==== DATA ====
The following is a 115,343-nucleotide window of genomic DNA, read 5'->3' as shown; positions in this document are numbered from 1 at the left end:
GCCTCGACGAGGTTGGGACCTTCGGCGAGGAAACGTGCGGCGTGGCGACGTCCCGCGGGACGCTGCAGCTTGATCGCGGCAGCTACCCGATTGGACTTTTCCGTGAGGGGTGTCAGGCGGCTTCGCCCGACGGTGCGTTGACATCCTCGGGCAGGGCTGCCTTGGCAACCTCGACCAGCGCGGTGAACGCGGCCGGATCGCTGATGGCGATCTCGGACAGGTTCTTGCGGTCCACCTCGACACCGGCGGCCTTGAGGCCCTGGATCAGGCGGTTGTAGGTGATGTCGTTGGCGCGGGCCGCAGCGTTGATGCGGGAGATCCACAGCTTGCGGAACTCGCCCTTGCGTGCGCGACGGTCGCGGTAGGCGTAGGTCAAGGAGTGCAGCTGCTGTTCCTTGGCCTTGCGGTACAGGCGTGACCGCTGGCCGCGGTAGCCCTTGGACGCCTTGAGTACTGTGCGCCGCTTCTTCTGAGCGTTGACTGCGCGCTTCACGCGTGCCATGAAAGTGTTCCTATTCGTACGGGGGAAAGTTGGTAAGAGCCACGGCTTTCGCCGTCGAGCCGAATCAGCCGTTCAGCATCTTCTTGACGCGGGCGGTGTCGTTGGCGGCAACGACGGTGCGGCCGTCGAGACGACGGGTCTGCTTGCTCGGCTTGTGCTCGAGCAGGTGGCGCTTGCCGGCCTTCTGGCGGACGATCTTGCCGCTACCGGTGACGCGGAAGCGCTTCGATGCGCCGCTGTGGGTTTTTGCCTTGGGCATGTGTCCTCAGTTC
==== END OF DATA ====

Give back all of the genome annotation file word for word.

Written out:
The following is a 115,343-nucleotide window of genomic DNA, read 5'->3' as shown; positions in this document are numbered from 1 at the left end:
GCCTCGACGAGGTTGGGACCTTCGGCGAGGAAACGTGCGGCGTGGCGACGTCCCGCGGGACGCTGCAGCTTGATCGCGGCAGCTACCCGATTGGACTTTTCCGTGAGGGGTGTCAGGCGGCTTCGCCCGACGGTGCGTTGACATCCTCGGGCAGGGCTGCCTTGGCAACCTCGACCAGCGCGGTGAACGCGGCCGGATCGCTGATGGCGATCTCGGACAGGTTCTTGCGGTCCACCTCGACACCGGCGGCCTTGAGGCCCTGGATCAGGCGGTTGTAGGTGATGTCGTTGGCGCGGGCCGCAGCGTTGATGCGGGAGATCCACAGCTTGCGGAACTCGCCCTTGCGTGCGCGACGGTCGCGGTAGGCGTAGGTCAAGGAGTGCAGCTGCTGTTCCTTGGCCTTGCGGTACAGGCGTGACCGCTGGCCGCGGTAGCCCTTGGACGCCTTGAGTACTGTGCGCCGCTTCTTCTGAGCGTTGACTGCGCGCTTCACGCGTGCCATGAAAGTGTTCCTATTCGTACGGGGGAAAGTTGGTAAGAGCCACGGCTTTCGCCGTCGAGCCGAATCAGCCGTTCAGCATCTTCTTGACGCGGGCGGTGTCGTTGGCGGCAACGACGGTGCGGCCGTCGAGACGACGGGTCTGCTTGCTCGGCTTGTGCTCGAGCAGGTGGCGCTTGCCGGCCTTCTGGCGGACGATCTTGCCGCTACCGGTGACGCGGAAGCGCTTCGATGCGCCGCTGTGGGTTTTTGCCTTGGGCATGTGTCCTCAGTTC